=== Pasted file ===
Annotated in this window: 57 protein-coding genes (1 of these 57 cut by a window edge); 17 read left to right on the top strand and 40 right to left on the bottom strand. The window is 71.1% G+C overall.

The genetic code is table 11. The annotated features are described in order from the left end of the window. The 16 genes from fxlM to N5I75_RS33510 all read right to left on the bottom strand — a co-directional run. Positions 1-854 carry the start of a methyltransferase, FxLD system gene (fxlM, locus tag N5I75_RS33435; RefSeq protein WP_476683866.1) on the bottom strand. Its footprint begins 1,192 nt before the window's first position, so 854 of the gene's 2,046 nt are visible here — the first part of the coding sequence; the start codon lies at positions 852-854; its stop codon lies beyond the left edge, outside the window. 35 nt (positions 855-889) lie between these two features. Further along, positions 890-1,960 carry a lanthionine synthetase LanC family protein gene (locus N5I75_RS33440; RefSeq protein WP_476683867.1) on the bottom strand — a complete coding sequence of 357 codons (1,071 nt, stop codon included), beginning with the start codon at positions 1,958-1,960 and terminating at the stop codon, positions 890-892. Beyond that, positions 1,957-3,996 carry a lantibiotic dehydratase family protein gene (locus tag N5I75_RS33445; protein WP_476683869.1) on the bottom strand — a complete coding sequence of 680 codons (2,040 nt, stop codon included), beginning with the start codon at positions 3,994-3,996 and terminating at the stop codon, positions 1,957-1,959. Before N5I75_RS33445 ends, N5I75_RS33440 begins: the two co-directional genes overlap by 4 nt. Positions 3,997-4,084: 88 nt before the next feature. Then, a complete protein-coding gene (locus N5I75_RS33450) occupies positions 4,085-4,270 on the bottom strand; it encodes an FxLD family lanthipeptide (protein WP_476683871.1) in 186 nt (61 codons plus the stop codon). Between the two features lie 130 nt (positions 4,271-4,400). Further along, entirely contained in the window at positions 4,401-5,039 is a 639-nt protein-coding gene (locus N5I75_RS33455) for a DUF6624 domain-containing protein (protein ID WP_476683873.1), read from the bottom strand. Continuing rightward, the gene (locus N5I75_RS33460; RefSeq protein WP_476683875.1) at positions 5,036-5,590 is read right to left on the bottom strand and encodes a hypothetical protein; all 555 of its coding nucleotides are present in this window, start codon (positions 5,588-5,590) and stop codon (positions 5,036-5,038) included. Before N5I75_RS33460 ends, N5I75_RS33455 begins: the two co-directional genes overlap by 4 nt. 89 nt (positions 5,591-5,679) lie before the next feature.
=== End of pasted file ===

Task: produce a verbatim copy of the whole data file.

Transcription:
Annotated in this window: 57 protein-coding genes (1 of these 57 cut by a window edge); 17 read left to right on the top strand and 40 right to left on the bottom strand. The window is 71.1% G+C overall.

The genetic code is table 11. The annotated features are described in order from the left end of the window. The 16 genes from fxlM to N5I75_RS33510 all read right to left on the bottom strand — a co-directional run. Positions 1-854 carry the start of a methyltransferase, FxLD system gene (fxlM, locus tag N5I75_RS33435; RefSeq protein WP_476683866.1) on the bottom strand. Its footprint begins 1,192 nt before the window's first position, so 854 of the gene's 2,046 nt are visible here — the first part of the coding sequence; the start codon lies at positions 852-854; its stop codon lies beyond the left edge, outside the window. 35 nt (positions 855-889) lie between these two features. Further along, positions 890-1,960 carry a lanthionine synthetase LanC family protein gene (locus N5I75_RS33440; RefSeq protein WP_476683867.1) on the bottom strand — a complete coding sequence of 357 codons (1,071 nt, stop codon included), beginning with the start codon at positions 1,958-1,960 and terminating at the stop codon, positions 890-892. Beyond that, positions 1,957-3,996 carry a lantibiotic dehydratase family protein gene (locus tag N5I75_RS33445; protein WP_476683869.1) on the bottom strand — a complete coding sequence of 680 codons (2,040 nt, stop codon included), beginning with the start codon at positions 3,994-3,996 and terminating at the stop codon, positions 1,957-1,959. Before N5I75_RS33445 ends, N5I75_RS33440 begins: the two co-directional genes overlap by 4 nt. Positions 3,997-4,084: 88 nt before the next feature. Then, a complete protein-coding gene (locus N5I75_RS33450) occupies positions 4,085-4,270 on the bottom strand; it encodes an FxLD family lanthipeptide (protein WP_476683871.1) in 186 nt (61 codons plus the stop codon). Between the two features lie 130 nt (positions 4,271-4,400). Further along, entirely contained in the window at positions 4,401-5,039 is a 639-nt protein-coding gene (locus N5I75_RS33455) for a DUF6624 domain-containing protein (protein ID WP_476683873.1), read from the bottom strand. Continuing rightward, the gene (locus N5I75_RS33460; RefSeq protein WP_476683875.1) at positions 5,036-5,590 is read right to left on the bottom strand and encodes a hypothetical protein; all 555 of its coding nucleotides are present in this window, start codon (positions 5,588-5,590) and stop codon (positions 5,036-5,038) included. Before N5I75_RS33460 ends, N5I75_RS33455 begins: the two co-directional genes overlap by 4 nt. 89 nt (positions 5,591-5,679) lie before the next feature.